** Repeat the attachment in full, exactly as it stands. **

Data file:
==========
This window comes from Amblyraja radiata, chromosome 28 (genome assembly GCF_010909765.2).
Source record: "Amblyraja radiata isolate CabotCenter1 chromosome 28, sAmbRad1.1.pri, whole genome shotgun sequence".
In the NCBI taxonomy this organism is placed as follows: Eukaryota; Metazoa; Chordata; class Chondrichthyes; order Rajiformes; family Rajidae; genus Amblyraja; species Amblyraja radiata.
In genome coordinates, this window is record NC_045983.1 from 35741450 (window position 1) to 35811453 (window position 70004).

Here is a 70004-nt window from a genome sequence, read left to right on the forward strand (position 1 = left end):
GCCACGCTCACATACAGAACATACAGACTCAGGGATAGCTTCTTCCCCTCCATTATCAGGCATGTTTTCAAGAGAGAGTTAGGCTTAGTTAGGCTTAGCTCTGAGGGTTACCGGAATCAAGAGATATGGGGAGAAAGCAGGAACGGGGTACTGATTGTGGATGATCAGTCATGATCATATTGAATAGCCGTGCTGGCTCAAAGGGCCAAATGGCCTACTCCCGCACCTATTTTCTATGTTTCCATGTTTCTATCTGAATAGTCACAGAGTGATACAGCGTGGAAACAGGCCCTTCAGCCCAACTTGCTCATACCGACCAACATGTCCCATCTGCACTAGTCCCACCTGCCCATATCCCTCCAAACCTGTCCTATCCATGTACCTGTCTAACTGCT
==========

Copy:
This window comes from Amblyraja radiata, chromosome 28 (genome assembly GCF_010909765.2).
Source record: "Amblyraja radiata isolate CabotCenter1 chromosome 28, sAmbRad1.1.pri, whole genome shotgun sequence".
In the NCBI taxonomy this organism is placed as follows: Eukaryota; Metazoa; Chordata; class Chondrichthyes; order Rajiformes; family Rajidae; genus Amblyraja; species Amblyraja radiata.
In genome coordinates, this window is record NC_045983.1 from 35741450 (window position 1) to 35811453 (window position 70004).

Here is a 70004-nt window from a genome sequence, read left to right on the forward strand (position 1 = left end):
GCCACGCTCACATACAGAACATACAGACTCAGGGATAGCTTCTTCCCCTCCATTATCAGGCATGTTTTCAAGAGAGAGTTAGGCTTAGTTAGGCTTAGCTCTGAGGGTTACCGGAATCAAGAGATATGGGGAGAAAGCAGGAACGGGGTACTGATTGTGGATGATCAGTCATGATCATATTGAATAGCCGTGCTGGCTCAAAGGGCCAAATGGCCTACTCCCGCACCTATTTTCTATGTTTCCATGTTTCTATCTGAATAGTCACAGAGTGATACAGCGTGGAAACAGGCCCTTCAGCCCAACTTGCTCATACCGACCAACATGTCCCATCTGCACTAGTCCCACCTGCCCATATCCCTCCAAACCTGTCCTATCCATGTACCTGTCTAACTGCT